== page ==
The province is restricting commercial-scale huckleberry harvesting to protect grizzly bear habitat in the Kootenay BoundaryRegion. Photo by Melody Bates on Unsplash

Huckleberry harvesting restricted in Kootenay-Boundary region

Critical foraging zones for grizzly bear and other wildlife species

The province is restricting commercial-scale huckleberry harvesting to protect grizzly bear habitat in the Kootenay Boundary Region.

From July 15, 2019, to Oct. 15, 2019, commercial-scale picking of huckleberries is prohibited in some areas of the Kootenay Boundary Region. Maps identifying the closed areas are available online: http://www.env.gov.bc.ca/kootenay/eco/access.htm

These areas have been identified as critical foraging zones for grizzly bear and other wildlife species. They are also of high traditional value to First Nations.

Traditionally, the huckleberry harvest was limited to First Nations’ sustenance and public household use. The recent increase in commercial-scale huckleberry harvesting in the Kootenays has resulted in conflicts with grizzly bear foraging areas and damaged habitat, particularly where mechanical harvesting devices are used.

The criteria defining commercial-scale harvesting includes:

* harvest or possession of huckleberries exceeding 10 litres per person per season;

* use of mechanical pickers or any device other than hand-picking; and/or

* harvest of any amount of huckleberries for the purpose of resale.

Individuals picking huckleberries according to an Aboriginal right recognized and affirmed by Section 35 of the Constitution Act, 1982 may continue to access Crown land. The identified closure areas also remain open to household picking (harvest not exceeding 10 litres per person per season).

This is the second consecutive season closed areas to commercial-scale harvest have been in effect. Minor changes have been made this year to reflect updated scientific information indicating berry patches being highly used by bears that were not included in last year’s closures.

People are asked to look for road signs identifying the closure areas. The areas will be reviewed again prior to next year.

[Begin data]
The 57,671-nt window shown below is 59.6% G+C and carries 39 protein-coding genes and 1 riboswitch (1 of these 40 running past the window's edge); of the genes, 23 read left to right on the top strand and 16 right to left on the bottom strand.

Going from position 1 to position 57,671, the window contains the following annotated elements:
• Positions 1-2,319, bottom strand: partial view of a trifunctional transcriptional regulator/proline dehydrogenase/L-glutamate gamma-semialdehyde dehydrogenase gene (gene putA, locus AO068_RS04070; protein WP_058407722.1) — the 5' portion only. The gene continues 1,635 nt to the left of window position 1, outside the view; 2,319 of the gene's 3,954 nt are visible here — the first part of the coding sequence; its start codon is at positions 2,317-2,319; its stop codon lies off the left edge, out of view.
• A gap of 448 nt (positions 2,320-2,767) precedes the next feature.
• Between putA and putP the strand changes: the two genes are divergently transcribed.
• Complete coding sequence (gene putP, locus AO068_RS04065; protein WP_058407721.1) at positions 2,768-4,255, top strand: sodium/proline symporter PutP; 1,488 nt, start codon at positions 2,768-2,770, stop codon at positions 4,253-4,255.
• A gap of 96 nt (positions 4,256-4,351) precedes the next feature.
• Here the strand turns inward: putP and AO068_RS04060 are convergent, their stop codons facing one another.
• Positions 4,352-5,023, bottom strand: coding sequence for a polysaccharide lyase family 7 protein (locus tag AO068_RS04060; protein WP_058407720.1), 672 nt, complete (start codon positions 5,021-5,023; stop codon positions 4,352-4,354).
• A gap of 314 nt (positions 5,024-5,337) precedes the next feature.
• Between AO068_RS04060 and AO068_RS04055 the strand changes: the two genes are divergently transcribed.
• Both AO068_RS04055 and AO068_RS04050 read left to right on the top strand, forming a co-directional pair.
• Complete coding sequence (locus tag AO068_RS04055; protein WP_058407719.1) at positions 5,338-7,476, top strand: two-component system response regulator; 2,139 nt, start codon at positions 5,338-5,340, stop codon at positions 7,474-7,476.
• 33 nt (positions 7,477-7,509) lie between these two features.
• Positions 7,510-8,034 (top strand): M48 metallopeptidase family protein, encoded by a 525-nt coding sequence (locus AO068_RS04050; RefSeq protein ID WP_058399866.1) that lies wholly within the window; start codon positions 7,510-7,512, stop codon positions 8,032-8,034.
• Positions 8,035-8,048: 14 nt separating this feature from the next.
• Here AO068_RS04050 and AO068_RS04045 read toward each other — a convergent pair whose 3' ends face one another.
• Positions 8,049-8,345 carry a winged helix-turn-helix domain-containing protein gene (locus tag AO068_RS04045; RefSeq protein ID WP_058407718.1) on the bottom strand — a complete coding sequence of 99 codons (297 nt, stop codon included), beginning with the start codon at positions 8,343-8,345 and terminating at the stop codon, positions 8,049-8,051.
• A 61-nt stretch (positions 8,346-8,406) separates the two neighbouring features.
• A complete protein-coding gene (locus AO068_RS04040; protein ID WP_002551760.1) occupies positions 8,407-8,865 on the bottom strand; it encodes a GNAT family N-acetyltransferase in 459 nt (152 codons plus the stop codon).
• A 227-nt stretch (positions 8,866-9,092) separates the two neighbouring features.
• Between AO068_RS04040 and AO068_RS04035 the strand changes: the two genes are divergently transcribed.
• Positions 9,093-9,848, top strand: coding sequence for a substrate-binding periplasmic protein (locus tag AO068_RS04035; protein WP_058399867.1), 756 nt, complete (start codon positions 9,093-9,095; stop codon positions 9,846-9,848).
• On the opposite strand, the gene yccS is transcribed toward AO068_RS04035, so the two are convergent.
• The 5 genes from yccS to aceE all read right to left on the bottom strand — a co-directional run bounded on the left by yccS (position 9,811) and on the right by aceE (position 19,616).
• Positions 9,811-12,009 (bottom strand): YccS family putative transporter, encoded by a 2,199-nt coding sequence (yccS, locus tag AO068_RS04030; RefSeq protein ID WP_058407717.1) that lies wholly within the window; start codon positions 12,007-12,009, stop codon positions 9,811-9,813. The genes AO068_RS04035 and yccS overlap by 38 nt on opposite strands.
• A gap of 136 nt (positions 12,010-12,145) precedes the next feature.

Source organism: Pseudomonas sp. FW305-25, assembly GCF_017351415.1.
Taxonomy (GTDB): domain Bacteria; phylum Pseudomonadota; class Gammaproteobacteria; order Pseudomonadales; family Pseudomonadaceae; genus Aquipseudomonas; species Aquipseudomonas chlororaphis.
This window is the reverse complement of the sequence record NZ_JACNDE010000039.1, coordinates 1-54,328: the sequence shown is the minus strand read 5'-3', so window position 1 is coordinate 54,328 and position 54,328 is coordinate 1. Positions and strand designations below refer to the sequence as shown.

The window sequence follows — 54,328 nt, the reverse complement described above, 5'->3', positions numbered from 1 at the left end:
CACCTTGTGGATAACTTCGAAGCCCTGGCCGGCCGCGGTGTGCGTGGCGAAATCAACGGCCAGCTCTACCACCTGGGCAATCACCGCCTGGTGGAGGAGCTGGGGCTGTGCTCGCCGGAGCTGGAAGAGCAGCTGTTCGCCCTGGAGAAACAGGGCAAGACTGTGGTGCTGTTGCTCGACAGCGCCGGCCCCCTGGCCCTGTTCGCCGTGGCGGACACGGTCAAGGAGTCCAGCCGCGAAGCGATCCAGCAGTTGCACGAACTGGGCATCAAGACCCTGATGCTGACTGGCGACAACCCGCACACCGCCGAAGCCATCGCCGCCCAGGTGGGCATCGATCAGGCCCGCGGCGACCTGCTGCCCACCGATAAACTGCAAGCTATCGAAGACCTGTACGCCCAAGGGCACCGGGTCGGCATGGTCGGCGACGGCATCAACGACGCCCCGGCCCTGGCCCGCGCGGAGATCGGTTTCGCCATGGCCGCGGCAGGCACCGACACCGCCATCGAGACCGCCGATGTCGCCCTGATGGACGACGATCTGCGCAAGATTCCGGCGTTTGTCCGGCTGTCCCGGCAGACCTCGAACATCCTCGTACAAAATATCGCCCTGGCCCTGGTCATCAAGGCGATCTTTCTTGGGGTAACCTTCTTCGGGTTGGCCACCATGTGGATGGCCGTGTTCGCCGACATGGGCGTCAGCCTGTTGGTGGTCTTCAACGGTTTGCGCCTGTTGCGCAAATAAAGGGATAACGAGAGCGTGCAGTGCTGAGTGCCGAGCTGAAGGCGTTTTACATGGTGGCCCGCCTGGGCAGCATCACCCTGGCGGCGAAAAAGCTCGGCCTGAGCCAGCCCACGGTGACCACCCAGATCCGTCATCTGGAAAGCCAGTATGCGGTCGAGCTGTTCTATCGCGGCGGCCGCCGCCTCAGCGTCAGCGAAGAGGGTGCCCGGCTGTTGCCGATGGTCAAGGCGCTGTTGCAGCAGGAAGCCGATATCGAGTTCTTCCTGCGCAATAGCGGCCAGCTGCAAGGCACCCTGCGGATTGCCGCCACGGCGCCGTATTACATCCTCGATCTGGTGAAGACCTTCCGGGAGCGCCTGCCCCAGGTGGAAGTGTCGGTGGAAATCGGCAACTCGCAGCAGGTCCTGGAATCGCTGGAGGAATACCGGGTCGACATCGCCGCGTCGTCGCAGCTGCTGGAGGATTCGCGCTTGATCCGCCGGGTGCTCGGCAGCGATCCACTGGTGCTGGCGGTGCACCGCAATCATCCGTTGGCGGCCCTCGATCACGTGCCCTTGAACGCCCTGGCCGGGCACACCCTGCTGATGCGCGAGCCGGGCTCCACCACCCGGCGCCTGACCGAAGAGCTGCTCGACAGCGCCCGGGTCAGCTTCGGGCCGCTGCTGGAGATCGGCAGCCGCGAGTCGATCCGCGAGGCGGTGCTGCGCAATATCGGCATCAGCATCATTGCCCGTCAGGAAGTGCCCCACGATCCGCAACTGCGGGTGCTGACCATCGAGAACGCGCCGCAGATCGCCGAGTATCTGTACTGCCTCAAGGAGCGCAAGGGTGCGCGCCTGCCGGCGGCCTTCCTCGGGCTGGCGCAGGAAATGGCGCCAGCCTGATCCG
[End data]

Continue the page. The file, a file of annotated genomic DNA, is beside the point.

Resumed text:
Just Posted

Grand Forks lifeguard sentenced on count of child pornography

Cees Vanderniet will serve six months of a conditional sentence before moving to 24 months probation

Mystery illness killing Kootenay bees

Samples being sent to laboratories for analysis

Grand Forks hires interim Chief Administrative Officer

Ron Mattiussi retired as Kelowna’s city manager in March 2018

COLUMN: Poster plea from vape companies feels disingenuous

Blue posters have shown up at Boundary gas stations saying ‘Vaping is legal but we can’t talk about it’

Border Bruins win 1, lose 2 on opening weekend

Goalie Shane Zilka named MVP of the week

VIDEO: A moment to remember during the World Lacrosse Men’s Indoor Championship in B.C.

Diego Hernandez Valenzuela’s team lost, but he felt like a winner Saturday

PHOTOS: Steller sea lion with plastic around neck rescued on Vancouver Island

Rescue staff determined the plastic band cut the protected animal’s neck approximately two inches

B.C. VIEWS: School officials join fact-free ‘climate strike’

Students, public get distorted picture of greenhouse gases

Handgun crackdown, health spending and transit plans latest campaign promises

Friday was the end of a busy week on the campaign trail

B.C. woman photographs massive ant swarm on Abbotsford driveway

She asked what the ants were doing? The answer: war

Iconic 90s TV show ‘Friends’ celebrates 25th anniversary

The iconic, decade-long television show aired its first episode 25 years ago today

Police arrest B.C. phone scammer linked to illegal call centres in India

Person arrested in Burnaby here on a work visa, says police

Air Canada forced girl, 12, to remove hijab: civil rights group

The San Francisco Bay Area office of the Council on American-Islamic Relations calling for change

Most Read